Raising the lovability quotient of a TV show that boasts the likes of furry adorable Grover, endearingly exasperating Ernie and the perpetually worried Telly Monster isn't easy. But in inventing the newest member of the "Sesame Street" family, the creators of the long-running children's classic have recognized that few things inspire appreciative smiles so readily as (awwww!) the sight of a chubby-cheeked baby.

So on today's 5 p.m. episode on Channel 26, Big Bird will learn that Gordon (Roscoe Orman) and Susan (Loretta Long) plan to adopt an 11-month-old boy. And tomorrow afternoon, the entire collection of characters will gather outside Gordon and Susan's apartment to welcome little Miles (played by Orman's real-life son).

The episodes are good examples of "Sesame Street's" unique talent for entertaining and educating toddlers and grown-ups alike. Gordon reaches out to the show's tiniest fans when he patiently explains the concept of adoption to Big Bird. "There are children who need someone to take care of them and to love them. And Miles is one of those children. And Susan and I would like to have a baby to take care of and to love. So we're adopting Miles, which means that he is going to be our son. And we'll be his parents. Forever."

Adult viewers, meanwhile, ought to be tickled by Gordon's increasing irritation with the "simple" instructions for assembling Miles' crib.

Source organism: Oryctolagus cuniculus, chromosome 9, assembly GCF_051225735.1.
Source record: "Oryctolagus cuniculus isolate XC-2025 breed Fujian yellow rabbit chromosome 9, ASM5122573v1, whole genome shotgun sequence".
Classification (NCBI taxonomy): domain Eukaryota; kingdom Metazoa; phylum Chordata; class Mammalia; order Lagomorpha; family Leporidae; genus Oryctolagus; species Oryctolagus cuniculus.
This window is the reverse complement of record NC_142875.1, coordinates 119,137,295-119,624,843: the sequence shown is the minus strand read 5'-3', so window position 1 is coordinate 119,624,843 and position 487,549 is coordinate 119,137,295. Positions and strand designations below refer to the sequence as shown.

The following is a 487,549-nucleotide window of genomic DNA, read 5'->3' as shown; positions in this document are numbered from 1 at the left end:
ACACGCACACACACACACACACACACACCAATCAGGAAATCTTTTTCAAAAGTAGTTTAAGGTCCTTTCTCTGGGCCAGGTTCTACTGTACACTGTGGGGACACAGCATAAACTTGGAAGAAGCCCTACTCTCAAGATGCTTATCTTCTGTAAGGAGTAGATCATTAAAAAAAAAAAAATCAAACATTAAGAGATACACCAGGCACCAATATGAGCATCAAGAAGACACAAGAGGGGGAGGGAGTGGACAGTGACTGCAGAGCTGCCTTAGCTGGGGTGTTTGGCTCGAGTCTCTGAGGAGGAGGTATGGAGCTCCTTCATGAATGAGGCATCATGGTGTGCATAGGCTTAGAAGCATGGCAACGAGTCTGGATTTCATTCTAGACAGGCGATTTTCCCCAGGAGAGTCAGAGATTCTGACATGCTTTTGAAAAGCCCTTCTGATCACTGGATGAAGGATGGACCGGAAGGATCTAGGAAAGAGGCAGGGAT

The Christmas Day program addresses problems posed by the addition of a new family member. While Big Bird straps on his party hat in anticipation of Miles' homecoming, Telly frets that love, like birdseed, is something Gordon and Susan could run out of. Gordon says, reassuringly, "You can't run out of love 'cause when you need more you just make more."

Yet part of the secret of "Sesame Street" is that it refuses to paint its make-believe world as a perfect and therefore uninspiring place. Gordon admits to Big Bird that, while the arrival of a baby may not lessen his love for Bird, it will mean that Gordon won't have as much time to spend with him.

In addition, the show acknowledges that those cuddly bundles of joy can often become inexhaustible crying machines. And although the sound of a baby sobbing may be music to the ears of Oscar the Grouch, it can be nerve-racking and bewildering for parents, brothers, sisters and neighbors. The best explanation for baby bawling comes from a Muppet named Rocky. After his room is cleared of adults, Rocky sits up in his crib, grabs a mike and belts out a tune: "I cry for a cookie, I cry for some juice, I cry just 'cause I wanna cut loose."

Clearly, the "Sesame Street" gang can expect a fair share of both problems and joys from Miles as he grows up with them. And Miles, whose shiny bald head matches that of his father, will enjoy a special childhood amid Jim Henson's creations. Already, at the ripe old age of 11 months, he appears to be up to the task. As Susan and Gordon sing "We Are a Family," Miles jumps up and down gurgling and beating his fists on the edge of his crib.

Telly Monster sums it up nicely when he observes, "Isn't it nice that they found each other?"